X Close
Online Enquiry
Name *
Phone *
Email *
* Required fields

Contact Us


(02) 9623-0011 






(02) 9623-0038 



Level 2

57 Queen St.

St.Marys NSW 2760 





Carry On Luggage

Liquids, Aerosols and Gels

To protect you from the threat of liquid explosives, there are rules for taking liquids, aerosols and gels on flights in and out of Australia. These rules also apply to passengers arriving on international flights who are transiting in Australia, and passengers travelling on the domestic leg of an international flight within Australia.

  • The restrictions on the carriage of liquids, aerosols and gels apply to international flightsto and from Australia, and to passengers on the domestic leg of an international flight within Australia.
  • The restrictions limit the quantityof liquids, aerosols and gels passengers may take onboard the aircraft with them, including duty free liquids, aerosols and gels.
  • The restrictions apply to products carried in the cabin of the aircraftby passengers. They do not apply to checked baggage carried in the hold of the aircraft. However, restrictions on dangerous goods still apply.
  • Certain exemptionsapply for medicines, medical products, medical devices, and baby products that you may need during the flight. Details of these exemptions are covered in the exemptions part of this site.

Passengers travelling on international flights from Australia need to be aware of the quantity limits for liquids, aerosols and gels that can be taken through a security screening point at the airport.

  • Liquid, aerosol or gel products must be in containers of 100 millilitres/grams or less.
  • The containers must be carried in one transparent, resealable plastic bag, like the one in the image below.
  • The four sides of the bag's sealed area must add up to no more than 80 centimetres (e.g. 20x20 cm or 15x25 cm).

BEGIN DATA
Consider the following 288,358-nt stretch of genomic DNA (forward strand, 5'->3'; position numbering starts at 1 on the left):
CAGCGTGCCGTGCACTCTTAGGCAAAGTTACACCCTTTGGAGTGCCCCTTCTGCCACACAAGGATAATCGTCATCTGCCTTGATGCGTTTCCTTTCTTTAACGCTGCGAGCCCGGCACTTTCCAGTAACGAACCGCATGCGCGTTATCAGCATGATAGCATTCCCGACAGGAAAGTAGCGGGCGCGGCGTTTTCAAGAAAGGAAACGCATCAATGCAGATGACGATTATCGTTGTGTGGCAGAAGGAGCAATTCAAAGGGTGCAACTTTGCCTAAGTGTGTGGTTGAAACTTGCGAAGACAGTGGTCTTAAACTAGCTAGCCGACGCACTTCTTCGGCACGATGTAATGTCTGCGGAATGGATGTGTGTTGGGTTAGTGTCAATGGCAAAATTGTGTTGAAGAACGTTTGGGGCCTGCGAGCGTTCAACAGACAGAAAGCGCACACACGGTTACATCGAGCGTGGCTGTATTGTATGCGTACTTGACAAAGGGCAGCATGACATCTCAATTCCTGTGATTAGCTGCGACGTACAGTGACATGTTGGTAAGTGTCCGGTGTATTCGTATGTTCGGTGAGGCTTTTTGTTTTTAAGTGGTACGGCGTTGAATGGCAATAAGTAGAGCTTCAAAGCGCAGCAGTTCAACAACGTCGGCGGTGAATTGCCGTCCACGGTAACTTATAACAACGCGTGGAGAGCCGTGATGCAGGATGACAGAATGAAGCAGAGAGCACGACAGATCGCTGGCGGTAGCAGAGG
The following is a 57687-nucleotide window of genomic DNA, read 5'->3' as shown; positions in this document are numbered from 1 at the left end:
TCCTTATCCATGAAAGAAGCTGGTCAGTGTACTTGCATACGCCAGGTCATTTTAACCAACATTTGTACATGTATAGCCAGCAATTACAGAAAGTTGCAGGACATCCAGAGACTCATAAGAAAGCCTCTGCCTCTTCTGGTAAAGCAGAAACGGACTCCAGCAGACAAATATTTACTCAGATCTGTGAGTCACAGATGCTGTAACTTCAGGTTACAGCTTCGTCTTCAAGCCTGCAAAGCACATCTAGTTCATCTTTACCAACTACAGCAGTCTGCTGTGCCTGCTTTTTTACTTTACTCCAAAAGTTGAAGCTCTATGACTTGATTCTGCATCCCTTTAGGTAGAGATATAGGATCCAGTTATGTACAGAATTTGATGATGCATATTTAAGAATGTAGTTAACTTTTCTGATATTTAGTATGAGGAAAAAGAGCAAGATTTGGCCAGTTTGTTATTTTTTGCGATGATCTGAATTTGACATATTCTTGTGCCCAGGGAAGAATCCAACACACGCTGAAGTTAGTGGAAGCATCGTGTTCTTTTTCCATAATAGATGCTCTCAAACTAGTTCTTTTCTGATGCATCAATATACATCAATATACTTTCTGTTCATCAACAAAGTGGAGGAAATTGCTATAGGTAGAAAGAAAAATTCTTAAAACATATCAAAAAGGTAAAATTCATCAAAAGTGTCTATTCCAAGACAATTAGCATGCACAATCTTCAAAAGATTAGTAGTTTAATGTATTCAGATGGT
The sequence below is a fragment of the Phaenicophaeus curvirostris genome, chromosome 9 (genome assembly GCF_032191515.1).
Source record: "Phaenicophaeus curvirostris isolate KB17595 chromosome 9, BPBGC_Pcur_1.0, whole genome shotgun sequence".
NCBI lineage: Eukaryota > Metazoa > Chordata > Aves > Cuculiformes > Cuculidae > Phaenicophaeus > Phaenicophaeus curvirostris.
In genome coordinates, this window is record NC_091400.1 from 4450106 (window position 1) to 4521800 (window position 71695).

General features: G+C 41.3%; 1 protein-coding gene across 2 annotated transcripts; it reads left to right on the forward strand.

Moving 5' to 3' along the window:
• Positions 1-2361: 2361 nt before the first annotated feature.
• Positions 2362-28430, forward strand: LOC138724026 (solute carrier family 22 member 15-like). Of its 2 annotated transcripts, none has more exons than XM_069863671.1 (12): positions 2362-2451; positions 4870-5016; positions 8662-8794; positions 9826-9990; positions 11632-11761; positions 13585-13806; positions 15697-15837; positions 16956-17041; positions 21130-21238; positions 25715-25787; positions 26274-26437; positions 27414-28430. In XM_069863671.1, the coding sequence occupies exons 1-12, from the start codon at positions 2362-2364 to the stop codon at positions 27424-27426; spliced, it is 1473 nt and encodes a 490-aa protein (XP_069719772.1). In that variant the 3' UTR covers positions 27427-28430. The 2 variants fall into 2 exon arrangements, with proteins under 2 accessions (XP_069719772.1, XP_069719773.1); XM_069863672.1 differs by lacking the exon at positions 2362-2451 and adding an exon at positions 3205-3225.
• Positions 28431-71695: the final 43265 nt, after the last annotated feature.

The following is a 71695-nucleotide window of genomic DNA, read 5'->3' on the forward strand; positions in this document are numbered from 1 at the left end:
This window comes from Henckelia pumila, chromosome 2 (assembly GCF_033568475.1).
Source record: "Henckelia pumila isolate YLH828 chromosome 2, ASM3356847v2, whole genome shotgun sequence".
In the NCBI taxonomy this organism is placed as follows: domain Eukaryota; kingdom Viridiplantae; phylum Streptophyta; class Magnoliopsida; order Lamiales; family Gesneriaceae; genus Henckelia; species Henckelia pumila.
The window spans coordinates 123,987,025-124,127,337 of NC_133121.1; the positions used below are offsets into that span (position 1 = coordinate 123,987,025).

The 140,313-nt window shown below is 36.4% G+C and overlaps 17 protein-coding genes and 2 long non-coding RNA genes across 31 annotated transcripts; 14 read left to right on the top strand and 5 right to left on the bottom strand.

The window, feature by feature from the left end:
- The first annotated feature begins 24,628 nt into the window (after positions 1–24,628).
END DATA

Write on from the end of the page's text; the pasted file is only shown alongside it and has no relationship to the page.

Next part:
• The plastic bag must be the type that can be sealed and resealed with a sealing mechanism, like a sandwich bag or freezer bag.
  • Only one bag is allowed for each passenger, with exceptions for carers who may carry the bag/s of the people in their care, including children.
  • All containers must fit comfortably into the plastic bag and the bag must be sealed.


Containers larger than 100 millilitres, even if only partially-filled, will not be allowed through the security screening point.


Prohibited items include sporting goods, kitchen utensils, tools, and other things with sharp edges or points capable of injuring someone. If you are not sure whether an item is prohibited or not; check with your airline, pack it in your checked baggage or leave it at home.


You will be required to surrender any prohibited items you are carrying before you board the flight. Airports and airlines are under no obligation to store or return surrendered items.


Given the considerable enhancement of aviation security in recent years, the Australian Government will remove the following items from the PI list, with effect from 25 December 2009:

  • Umbrellas with metal points;
  • Knitting and crochet needles;
  • Pointed metal nail files (including nail clippers);
  • Corkscrews; and
  • Racquets used in squash, tennis, badminton or any other sport

Prohibited Items

Sporting goods, kitchen utensils, tools and other things with sharp edges or points capable of injuring a person:

  • Crampons
  • Knives (including leatherworkers' knives)
  • Ice axes and ice picks
  • Rockclimbing equipment such as pitons, hooks, hammers and bolts
  • Ice skates
  • Meatcleavers
  • Axes, hatchets and similar things
  • Metal cutlery
  • Open razors (also called straight razors)
  • Scalpels
  • Ski poles
  • Darts
  • Drills
  • Boxcutters
  • Utility knives
  • Saws
  • Screwdrivers, crowbars, hammers, pliers and wrenches

Sharp things that are not weapons, but are capable (with or without modification) of causing harm by penetration, such as:

  • Letter openers
  • Bodkins
  • Pointed metal scissors
  • Razor blades
  • Hypodermic needles (whether or not attached to syringes)

Blunt objects that can be used to bludgeon or threaten someone, such as:

  • Baseball, softball, and cricket bats, and similar items
  • Hockey and lacrosse sticks and similar items
  • Billiard, pool or snooker cues
  • Golf clubs
  • Any other piece of wood, metal or any other substance big enough to threaten someone

Flammable household goods like:

  • Aerosol containers, including cans of spray paint
  • Petrol and any other flammable liquid
  • Fireworks
  • Toy caps

Items that can be used to restrain someone, such as:

  • Cable ties
  • Handcuffs